120 here for my first PC. Intel 33 processor, 4meg Ram. $2500.

15 posted on 01/31/2014 11:54:30 AM PST by Starstruck (If my reply offends, you probably don't understand sarcasm or criticism...or do.)
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To: dfwgator; NormsRevenge; Marine_Uncle; onyx; Fred Nerks; blam; SunkenCiv
LOL......

Nice to have some History Buffs around here.

Just bought a western Digital 3 $b drive that rotates at...intellipower...( slower than 7200 rpm )-- at Micro Center on special for $109.

running it with a Kingston SSD holding the OS and a /Home on the WD .

16 posted on 01/31/2014 11:54:57 AM PST by Ernest_at_the_Beach
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To: dfwgator

lolz


17 posted on 01/31/2014 11:59:19 AM PST by GeronL (Vote for Conservatives not for Republicans!)
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To: Obadiah

Heh. I prefer WD drives.


18 posted on 01/31/2014 11:59:24 AM PST by matt04
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To: BulletBobCo

My first hard drive was 40 meg. If you swapped the MFM controller out for RLL you could sometimes get about 60 meg out of it.


19 posted on 01/31/2014 12:00:38 PM PST by ken in texas
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To: BulletBobCo

The first one I owned (in 1980) was a 10MB built into an Olivetti M1, but I remember seeing one at an NCC in New York (1977?) that was the first 2MB drive (for microcomputers). It was encased in a plastic shell and appeared to be made of two 8” platters.

I remember Ohio Scientific sold a 74MB hard drive on a 30” rack together with a Challenger 3 for about $11K in 1978.

HF


20 posted on 01/31/2014 12:02:44 PM PST by holden
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To: BulletBobCo
My first HD (1985)

http://en.wikipedia.org/wiki/Hard_Disk_20


21 posted on 01/31/2014 12:06:17 PM PST by HangnJudge
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To: dfwgator

The first hard drive I used was 15M. LOL

Thought there was no way it could ever be filled up.


22 posted on 01/31/2014 12:07:20 PM PST by Sherman Logan
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To: yefragetuwrabrumuy

The cost per byte is still lower than flash memory, and access times are faster.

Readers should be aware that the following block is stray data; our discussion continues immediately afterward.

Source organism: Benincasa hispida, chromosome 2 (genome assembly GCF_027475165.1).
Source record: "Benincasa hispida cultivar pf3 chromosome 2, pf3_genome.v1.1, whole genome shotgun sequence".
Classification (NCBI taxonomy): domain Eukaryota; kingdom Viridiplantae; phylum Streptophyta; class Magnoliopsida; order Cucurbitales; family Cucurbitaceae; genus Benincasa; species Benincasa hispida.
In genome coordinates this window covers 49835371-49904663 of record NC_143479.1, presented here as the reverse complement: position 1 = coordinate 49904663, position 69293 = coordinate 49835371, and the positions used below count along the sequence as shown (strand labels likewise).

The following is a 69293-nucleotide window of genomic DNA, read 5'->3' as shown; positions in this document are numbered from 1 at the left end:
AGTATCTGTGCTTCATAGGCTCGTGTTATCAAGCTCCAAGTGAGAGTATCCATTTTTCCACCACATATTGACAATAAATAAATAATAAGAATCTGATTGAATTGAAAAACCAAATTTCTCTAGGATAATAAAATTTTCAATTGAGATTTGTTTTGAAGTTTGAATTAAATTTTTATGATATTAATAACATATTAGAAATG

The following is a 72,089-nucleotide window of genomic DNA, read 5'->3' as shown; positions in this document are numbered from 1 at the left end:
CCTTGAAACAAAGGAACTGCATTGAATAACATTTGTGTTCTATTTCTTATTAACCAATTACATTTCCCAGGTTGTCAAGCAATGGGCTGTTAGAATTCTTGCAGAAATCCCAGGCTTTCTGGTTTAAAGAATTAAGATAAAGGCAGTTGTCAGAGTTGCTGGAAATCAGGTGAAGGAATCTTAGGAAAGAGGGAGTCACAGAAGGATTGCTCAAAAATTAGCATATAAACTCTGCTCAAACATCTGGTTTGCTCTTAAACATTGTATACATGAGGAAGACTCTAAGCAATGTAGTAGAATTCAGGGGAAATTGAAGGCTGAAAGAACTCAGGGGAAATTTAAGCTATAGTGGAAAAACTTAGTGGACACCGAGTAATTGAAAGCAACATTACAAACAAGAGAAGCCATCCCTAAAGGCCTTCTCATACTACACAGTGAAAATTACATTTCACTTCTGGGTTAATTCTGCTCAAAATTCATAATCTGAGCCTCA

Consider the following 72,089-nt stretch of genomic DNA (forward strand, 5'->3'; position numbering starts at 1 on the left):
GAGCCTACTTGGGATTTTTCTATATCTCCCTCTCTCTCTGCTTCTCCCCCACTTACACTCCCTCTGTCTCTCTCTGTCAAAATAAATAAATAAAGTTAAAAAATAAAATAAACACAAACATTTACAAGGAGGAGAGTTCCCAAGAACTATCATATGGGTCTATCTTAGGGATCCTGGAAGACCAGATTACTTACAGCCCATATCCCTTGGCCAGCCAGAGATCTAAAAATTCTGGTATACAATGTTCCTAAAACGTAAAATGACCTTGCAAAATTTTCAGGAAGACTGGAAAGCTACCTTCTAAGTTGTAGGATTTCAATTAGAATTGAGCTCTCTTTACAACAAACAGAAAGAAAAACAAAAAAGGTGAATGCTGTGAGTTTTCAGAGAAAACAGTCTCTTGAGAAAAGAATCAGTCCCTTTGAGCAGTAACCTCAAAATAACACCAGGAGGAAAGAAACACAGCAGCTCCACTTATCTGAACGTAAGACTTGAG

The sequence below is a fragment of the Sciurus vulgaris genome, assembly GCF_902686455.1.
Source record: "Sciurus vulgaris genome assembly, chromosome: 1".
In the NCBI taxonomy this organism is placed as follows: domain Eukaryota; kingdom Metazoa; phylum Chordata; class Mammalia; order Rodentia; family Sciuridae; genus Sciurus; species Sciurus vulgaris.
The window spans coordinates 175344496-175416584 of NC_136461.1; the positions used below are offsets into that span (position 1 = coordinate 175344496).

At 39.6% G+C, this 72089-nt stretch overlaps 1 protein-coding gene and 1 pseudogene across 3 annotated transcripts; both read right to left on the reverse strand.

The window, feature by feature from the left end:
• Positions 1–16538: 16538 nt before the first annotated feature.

23 posted on 01/31/2014 12:07:36 PM PST by Squawk 8888 (I'd give up chocolate but I'm no quitter)
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To: Sherman Logan

Back sometime in the 80s we were all in awe of a chick in our dept that got an IBM pc with a 10m hard drive.

Everybody else was flopping, LOL.


24 posted on 01/31/2014 12:11:20 PM PST by nascarnation (I'm hiring Jack Palladino to investigate Baraq's golf scores.)
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To: yefragetuwrabrumuy
why are there still hard drives?

In theory SSDs should be faster, more reliable and use less juice.

But they keep improving hard drives so fast SSDs haven't really had a chance to catch up, at least when price is factored in.

SSDs presently seem to cost 4x to 8x as much as an equivalent HDD. $500+ for a 1 TB, when I can go to Costco and walk out with a wallet size 1 TB HDD for considerably less than $100.

And I keep hearing stories about SSDs not being as dependable in practice as theory says they ought to be.

25 posted on 01/31/2014 12:15:27 PM PST by Sherman Logan
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To: Starstruck
My first was an IBM model 55, 20 meg hardrive, 286 processor. Had to add a 1 mg memory stick that cost $600

I still boot it up for legacy DOS games like Duke Nukum.

26 posted on 01/31/2014 12:15:31 PM PST by Zuben Elgenubi (NOPe to GOPe)
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To: Ernest_at_the_Beach
Hitachi delivers first 6TB hard drive 05 Nov 2013

http://www.v3.co.uk/v3-uk/news/2305098/hitachi-delivers-first-6tb-hard-drive

27 posted on 01/31/2014 12:21:29 PM PST by JoeProBono (SOME IMAGES MAY BE DISTURBING VIEWER DISCRETION IS ADVISED;-{)